, platelet-derived epidermal growth factor, and
vascular endothelial growth factor Vascular endothelial growth factor (VEGF), originally known as vascular permeability factor (VPF), is a signal protein produced by many cells that stimulates the formation of blood vessels. To be specific, VEGF is a sub-family of growth factors, t ...
. Local application of these factors in increased concentrations through platelet-rich plasma (PRP) has been used as an adjunct to wound healing for several decades.


Complete blood count

A complete blood count (CBC) is a test panel requested by a doctor or other medical professional that gives information about the cells in a patient's blood. A scientist or lab technician performs the requested testing and provides the requesting medical professional with the results of the CBC. In the past, counting the cells in a patient's blood was performed manually, by viewing a slide prepared with a sample of the patient's blood under a microscope. Today, this process is generally automated by use of an automated analyzer, with only approximately 10-20% of samples now being examined manually. Abnormally high or low counts may indicate the presence of many forms of disease, and hence blood counts are amongst the most commonly performed blood tests in medicine, as they can provide an overview of a patient's general health status.


Discovery

In 1658 Dutch naturalist
Jan Swammerdam Jan Swammerdam (February 12, 1637 – February 17, 1680) was a Netherlands, Dutch biologist and microscopist. His work on insects demonstrated that the various phases during the life of an insect—Egg (biology), egg, larva, pupa, and adult— ...

Jan Swammerdam
was the first person to observe red blood cells under a microscope, and in 1695,
microscopist Microscopy is the technical field of using microscope A microscope (from grc, μικρός ''mikrós'' 'small' and ''skopeîn'' 'to look (at); examine, inspect') is a used to examine objects that are too small to be seen by the . is ...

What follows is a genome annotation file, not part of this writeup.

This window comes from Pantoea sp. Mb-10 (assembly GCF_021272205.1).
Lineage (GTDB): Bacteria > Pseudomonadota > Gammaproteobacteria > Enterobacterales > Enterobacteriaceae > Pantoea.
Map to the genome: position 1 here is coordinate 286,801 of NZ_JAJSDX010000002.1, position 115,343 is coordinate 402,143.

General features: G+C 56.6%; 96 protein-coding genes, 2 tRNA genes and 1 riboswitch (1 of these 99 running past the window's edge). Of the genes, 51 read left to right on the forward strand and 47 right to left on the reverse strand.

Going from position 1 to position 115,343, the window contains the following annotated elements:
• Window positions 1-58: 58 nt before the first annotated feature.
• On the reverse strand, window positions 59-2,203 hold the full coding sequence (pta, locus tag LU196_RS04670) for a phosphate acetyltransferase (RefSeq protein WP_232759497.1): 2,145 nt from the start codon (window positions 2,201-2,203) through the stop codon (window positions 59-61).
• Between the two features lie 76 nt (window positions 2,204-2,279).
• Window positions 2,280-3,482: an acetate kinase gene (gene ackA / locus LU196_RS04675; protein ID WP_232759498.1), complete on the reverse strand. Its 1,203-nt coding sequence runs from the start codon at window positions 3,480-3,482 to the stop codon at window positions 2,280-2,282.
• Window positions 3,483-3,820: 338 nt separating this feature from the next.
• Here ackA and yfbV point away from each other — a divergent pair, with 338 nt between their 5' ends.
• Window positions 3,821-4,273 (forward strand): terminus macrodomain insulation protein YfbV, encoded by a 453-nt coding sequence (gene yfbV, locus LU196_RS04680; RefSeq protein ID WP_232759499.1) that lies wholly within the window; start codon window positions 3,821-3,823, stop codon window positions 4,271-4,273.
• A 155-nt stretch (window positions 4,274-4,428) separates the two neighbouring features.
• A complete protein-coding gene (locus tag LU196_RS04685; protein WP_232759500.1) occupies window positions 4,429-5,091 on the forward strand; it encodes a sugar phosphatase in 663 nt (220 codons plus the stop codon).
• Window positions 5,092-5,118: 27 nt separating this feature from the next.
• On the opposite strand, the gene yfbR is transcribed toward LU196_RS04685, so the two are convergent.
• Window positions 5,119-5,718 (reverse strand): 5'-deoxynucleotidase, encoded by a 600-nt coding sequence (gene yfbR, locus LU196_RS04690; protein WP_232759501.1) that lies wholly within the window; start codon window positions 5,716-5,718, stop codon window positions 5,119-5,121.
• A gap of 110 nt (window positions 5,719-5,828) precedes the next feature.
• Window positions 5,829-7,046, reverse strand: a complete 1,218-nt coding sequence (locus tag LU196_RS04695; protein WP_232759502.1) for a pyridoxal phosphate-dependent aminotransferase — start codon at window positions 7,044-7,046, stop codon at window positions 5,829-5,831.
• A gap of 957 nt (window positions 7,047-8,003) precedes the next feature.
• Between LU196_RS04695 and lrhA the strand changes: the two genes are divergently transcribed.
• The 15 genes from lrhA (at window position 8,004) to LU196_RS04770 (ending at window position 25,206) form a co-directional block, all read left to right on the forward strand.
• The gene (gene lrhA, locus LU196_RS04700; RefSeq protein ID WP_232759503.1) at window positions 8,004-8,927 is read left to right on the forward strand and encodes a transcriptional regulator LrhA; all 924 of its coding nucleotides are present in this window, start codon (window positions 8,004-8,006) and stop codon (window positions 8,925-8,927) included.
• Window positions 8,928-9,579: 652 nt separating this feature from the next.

Antoni van Leeuwenhoek
Antoni van Leeuwenhoek
, also Dutch, was the first to draw an illustration of "red corpuscles", as they were called. No further blood cells were discovered until 1842 when French physician Alfred Donné discovered platelets. The following year leukocytes were first observed by
Gabriel Andral Gabriel Andral (6 November 1797 – 13 February 1876) was a distinguished French pathologist and a professor Professor (commonly abbreviated as Prof.) is an Academy, academic rank at university, universities and other post-secondary educati ...
, a French professor of medicine, and William Addison, a British physician, simultaneously. Both men believed that both red and white cells were altered in disease. With these discoveries,
hematology Hematology ( also spelled haematology in British English British English (BrE) is the standard dialect A standard language (also standard variety, standard dialect, and standard) is a language variety that has undergone substantial co ...
, a new field of medicine, was established. Even though agents for staining tissues and cells were available, almost no advances were made in knowledge about the morphology of blood cells until 1879, when
Paul Ehrlich Paul Ehrlich (; 14 March 1854 – 20 August 1915) was a Nobel Prize The Nobel Prizes ( ; sv, Nobelpriset ; no, Nobelprisen ) are five separate prizes that, according to Alfred Nobel Alfred Bernhard Nobel ( , ; 21 October 1833  ...

Paul Ehrlich
published his technique for staining blood films and his method for differential blood cell counting.


References


External links

* {{DEFAULTSORT:Blood Cell 1658 in science Blood